In the world today, we face many disasters, violence and traumatic events. The daily news and social media are full of stories that can be terrifying to all of us, especially children.
These events can have great mental impact on your child, even if they are not directly involved. Your child can have a range of emotions, such as anger, frustration and sadness. Your child can react in many ways, which can happen right away or be delayed over time.
Talk to your child
Talking about the event with your child can decrease their fears. It is important to explain the event in words they can understand, and in a way that will not overwhelm them. As a parent, this gives you a chance to help your child feel more secure and know the world in which they live.
Common reactions to traumatic events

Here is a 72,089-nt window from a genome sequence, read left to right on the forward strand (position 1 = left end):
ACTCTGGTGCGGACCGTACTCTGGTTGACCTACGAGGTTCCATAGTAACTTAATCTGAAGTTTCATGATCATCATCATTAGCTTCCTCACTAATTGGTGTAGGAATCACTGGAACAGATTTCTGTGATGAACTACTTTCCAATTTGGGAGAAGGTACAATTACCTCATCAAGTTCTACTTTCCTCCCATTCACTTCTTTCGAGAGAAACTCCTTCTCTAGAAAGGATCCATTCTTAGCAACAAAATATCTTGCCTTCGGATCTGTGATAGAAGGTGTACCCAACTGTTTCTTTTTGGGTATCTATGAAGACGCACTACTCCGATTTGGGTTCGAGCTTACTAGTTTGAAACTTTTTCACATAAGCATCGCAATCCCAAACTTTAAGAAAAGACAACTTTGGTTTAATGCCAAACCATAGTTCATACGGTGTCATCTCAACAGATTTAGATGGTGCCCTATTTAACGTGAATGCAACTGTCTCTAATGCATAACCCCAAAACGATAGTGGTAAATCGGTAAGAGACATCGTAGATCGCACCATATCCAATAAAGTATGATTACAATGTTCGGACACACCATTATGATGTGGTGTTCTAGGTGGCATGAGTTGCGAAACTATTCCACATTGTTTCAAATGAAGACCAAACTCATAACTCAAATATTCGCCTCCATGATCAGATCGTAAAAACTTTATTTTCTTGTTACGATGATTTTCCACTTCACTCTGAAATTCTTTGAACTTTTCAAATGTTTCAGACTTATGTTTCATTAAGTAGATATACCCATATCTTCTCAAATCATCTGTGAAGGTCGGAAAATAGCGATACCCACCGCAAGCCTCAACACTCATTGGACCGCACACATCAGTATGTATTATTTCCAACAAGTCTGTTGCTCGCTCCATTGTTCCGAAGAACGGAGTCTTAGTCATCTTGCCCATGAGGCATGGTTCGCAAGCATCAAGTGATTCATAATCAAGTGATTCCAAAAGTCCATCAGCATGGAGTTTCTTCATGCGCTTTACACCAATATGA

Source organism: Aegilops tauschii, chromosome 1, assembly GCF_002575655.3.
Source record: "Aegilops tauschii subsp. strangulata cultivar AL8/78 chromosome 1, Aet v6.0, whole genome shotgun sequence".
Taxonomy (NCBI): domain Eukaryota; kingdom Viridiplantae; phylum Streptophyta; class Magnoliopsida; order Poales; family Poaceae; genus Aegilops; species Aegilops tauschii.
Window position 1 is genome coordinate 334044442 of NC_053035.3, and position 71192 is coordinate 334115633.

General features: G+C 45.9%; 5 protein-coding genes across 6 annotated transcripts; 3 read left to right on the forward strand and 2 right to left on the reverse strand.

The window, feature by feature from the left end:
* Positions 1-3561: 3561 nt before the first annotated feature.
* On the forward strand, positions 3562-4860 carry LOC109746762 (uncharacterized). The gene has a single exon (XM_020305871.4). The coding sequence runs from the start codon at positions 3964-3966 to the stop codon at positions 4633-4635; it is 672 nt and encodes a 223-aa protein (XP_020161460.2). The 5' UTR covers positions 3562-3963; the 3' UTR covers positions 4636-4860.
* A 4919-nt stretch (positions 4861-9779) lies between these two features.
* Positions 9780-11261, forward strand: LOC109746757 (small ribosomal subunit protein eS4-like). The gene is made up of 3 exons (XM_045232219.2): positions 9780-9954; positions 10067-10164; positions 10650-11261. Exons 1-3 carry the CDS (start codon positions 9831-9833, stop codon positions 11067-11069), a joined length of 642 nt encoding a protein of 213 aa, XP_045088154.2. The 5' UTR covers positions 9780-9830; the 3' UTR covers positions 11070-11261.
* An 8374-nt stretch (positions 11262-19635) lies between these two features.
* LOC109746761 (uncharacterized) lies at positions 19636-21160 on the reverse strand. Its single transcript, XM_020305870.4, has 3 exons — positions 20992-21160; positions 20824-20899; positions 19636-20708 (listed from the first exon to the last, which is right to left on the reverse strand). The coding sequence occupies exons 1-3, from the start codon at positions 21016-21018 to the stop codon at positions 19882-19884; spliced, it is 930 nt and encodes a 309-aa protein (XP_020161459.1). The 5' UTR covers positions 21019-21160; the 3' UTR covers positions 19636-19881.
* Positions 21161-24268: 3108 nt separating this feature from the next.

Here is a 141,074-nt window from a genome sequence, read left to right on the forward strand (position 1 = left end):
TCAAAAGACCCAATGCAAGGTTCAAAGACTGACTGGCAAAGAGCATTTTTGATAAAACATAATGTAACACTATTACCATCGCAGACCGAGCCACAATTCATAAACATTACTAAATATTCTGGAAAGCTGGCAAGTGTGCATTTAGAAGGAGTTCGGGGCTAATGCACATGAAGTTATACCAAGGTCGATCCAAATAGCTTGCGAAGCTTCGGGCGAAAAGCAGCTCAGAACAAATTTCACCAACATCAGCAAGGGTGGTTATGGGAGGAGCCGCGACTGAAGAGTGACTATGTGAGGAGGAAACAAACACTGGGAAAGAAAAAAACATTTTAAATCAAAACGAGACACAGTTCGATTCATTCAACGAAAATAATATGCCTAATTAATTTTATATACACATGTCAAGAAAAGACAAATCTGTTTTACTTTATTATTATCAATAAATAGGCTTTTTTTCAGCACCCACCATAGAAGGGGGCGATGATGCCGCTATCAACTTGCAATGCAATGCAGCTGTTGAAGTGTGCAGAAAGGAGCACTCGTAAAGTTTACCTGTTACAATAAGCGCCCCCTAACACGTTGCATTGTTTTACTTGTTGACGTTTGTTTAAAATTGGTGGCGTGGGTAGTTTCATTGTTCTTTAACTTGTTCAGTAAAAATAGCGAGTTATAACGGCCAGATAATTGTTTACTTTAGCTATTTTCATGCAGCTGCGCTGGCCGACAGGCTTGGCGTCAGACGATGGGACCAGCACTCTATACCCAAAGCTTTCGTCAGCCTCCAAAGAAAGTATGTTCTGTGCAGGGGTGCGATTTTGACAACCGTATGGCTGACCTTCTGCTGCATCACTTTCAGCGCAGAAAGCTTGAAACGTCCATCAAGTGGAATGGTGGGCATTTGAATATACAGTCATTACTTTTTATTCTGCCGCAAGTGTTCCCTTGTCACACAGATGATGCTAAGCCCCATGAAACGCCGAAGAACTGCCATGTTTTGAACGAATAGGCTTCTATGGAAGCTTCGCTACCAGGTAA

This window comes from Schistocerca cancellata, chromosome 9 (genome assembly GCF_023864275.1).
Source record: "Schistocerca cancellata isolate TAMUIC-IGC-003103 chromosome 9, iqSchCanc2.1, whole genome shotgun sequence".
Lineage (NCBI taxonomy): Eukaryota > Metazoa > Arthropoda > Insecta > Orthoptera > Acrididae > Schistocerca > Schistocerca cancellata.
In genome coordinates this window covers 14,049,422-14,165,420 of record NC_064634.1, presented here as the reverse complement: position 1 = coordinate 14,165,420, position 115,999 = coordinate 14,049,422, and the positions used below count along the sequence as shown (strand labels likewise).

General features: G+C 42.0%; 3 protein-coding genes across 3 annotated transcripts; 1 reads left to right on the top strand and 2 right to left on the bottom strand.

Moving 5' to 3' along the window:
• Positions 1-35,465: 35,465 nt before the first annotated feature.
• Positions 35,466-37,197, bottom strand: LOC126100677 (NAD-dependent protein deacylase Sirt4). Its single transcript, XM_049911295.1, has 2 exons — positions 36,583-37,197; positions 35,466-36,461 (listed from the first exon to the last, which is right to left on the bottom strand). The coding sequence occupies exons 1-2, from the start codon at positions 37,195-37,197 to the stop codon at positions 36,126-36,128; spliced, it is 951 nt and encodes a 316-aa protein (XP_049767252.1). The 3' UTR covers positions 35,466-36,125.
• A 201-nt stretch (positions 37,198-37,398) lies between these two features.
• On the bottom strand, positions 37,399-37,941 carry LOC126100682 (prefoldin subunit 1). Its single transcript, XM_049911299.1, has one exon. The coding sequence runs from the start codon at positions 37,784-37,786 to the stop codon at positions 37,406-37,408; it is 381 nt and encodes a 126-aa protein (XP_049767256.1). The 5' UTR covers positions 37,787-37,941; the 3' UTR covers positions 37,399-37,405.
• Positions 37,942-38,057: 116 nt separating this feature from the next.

There are many physical symptoms that are common after a traumatic event. These are largely, normal responses. Physical symptoms may include –
- Unable to fall asleep or stay asleep
- Lack of energy or always feeling tired
- Feeling sad
- Having stomachaches or headaches
- Feeling hyperactive or overly energetic
- Feeling very irritable or angry — fighting with friends or family for no reason
- Having trouble focusing on schoolwork
Be sure to talk with your primary care provider if these symptoms persist or cause problems with relationships or performance at home or school.
National Child Traumatic Stress Network — Catastrophic Violence Resources at–
Center for the Study of Traumatic Stress Sources at –